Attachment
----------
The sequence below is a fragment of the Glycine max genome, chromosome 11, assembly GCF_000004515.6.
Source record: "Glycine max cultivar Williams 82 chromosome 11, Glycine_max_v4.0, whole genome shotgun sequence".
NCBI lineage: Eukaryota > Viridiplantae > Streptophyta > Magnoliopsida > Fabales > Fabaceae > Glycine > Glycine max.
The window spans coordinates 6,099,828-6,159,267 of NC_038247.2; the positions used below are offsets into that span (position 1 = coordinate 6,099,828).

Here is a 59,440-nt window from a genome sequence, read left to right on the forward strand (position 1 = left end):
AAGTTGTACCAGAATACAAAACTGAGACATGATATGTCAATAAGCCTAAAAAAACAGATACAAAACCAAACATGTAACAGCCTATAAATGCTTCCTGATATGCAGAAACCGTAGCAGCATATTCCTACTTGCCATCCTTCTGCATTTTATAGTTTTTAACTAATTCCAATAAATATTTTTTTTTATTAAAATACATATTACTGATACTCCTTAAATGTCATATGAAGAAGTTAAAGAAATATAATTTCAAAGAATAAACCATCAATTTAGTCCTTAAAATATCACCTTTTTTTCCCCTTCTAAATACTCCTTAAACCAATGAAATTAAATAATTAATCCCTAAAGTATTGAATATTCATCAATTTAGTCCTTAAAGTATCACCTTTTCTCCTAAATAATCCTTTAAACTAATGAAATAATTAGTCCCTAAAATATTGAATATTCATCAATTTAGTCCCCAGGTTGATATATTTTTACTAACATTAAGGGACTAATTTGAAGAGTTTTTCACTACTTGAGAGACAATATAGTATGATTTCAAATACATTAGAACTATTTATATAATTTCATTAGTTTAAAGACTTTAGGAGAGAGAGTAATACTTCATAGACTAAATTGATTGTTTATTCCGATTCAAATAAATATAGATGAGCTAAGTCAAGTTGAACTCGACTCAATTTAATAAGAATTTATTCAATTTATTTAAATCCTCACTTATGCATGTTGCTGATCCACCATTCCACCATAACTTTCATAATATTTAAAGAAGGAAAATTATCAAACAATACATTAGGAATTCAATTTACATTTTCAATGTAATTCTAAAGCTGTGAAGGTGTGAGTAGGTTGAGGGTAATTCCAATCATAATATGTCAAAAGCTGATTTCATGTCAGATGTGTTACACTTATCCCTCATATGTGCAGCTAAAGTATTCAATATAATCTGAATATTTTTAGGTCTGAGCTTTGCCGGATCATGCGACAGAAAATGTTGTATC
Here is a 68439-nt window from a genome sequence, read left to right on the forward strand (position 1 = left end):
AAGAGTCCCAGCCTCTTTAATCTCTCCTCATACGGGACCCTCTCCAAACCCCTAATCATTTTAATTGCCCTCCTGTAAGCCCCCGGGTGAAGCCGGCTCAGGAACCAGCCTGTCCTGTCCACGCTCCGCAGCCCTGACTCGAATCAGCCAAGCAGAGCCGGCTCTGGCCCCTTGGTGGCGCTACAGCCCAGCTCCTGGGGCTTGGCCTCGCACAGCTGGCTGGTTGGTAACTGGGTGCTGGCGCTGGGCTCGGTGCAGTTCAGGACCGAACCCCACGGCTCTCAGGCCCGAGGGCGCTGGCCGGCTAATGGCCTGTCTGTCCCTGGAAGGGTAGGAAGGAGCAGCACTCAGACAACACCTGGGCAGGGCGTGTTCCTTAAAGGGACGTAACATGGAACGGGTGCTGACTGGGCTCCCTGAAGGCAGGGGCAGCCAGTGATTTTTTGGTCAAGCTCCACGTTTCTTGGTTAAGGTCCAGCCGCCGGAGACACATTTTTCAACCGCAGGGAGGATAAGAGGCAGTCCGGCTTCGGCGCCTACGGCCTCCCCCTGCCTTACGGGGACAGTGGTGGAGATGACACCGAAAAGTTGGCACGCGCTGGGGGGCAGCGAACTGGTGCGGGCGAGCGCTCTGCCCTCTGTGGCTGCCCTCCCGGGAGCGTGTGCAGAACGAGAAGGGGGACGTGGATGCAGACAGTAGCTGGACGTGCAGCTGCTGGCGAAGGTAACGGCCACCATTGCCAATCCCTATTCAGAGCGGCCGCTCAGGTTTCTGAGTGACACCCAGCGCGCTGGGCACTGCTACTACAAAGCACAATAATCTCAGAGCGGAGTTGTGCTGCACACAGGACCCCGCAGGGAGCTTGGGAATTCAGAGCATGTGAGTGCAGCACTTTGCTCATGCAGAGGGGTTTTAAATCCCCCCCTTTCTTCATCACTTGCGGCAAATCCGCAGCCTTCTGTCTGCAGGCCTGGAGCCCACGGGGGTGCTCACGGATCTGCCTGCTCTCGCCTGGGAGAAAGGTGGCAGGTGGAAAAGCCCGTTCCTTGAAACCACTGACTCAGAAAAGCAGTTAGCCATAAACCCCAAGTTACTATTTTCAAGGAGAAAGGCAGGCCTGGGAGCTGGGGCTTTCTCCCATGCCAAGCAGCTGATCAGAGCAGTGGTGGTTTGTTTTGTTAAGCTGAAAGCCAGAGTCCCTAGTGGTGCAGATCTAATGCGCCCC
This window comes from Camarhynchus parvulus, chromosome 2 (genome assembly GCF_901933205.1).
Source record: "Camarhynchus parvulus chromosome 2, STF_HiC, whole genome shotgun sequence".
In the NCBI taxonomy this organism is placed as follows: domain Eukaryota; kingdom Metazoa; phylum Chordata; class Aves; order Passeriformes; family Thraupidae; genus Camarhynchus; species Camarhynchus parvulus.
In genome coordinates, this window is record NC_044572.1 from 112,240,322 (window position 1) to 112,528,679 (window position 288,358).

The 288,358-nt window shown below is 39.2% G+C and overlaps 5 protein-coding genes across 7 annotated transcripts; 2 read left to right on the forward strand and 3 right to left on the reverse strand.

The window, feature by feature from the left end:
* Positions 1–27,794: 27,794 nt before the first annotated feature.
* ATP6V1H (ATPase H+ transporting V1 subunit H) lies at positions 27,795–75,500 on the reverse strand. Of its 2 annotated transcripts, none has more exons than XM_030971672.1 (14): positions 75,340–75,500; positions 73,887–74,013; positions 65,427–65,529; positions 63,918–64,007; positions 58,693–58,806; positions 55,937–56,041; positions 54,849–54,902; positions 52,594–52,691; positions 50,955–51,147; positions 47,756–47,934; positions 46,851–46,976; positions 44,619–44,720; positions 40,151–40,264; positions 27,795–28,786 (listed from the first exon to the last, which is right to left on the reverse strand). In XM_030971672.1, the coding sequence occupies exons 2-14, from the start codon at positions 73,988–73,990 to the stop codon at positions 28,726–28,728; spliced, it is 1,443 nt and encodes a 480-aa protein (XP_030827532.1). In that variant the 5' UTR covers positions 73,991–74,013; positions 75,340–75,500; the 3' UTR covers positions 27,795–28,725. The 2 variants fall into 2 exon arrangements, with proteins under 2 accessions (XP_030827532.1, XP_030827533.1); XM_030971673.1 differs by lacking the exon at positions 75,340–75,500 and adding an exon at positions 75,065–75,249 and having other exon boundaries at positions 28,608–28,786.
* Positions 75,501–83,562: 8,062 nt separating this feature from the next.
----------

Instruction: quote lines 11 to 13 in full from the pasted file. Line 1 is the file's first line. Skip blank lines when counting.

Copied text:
In the NCBI taxonomy this organism is placed as follows: domain Eukaryota; kingdom Metazoa; phylum Chordata; class Aves; order Passeriformes; family Thraupidae; genus Camarhynchus; species Camarhynchus parvulus.
In genome coordinates, this window is record NC_044572.1 from 112,240,322 (window position 1) to 112,528,679 (window position 288,358).

The 288,358-nt window shown below is 39.2% G+C and overlaps 5 protein-coding genes across 7 annotated transcripts; 2 read left to right on the forward strand and 3 right to left on the reverse strand.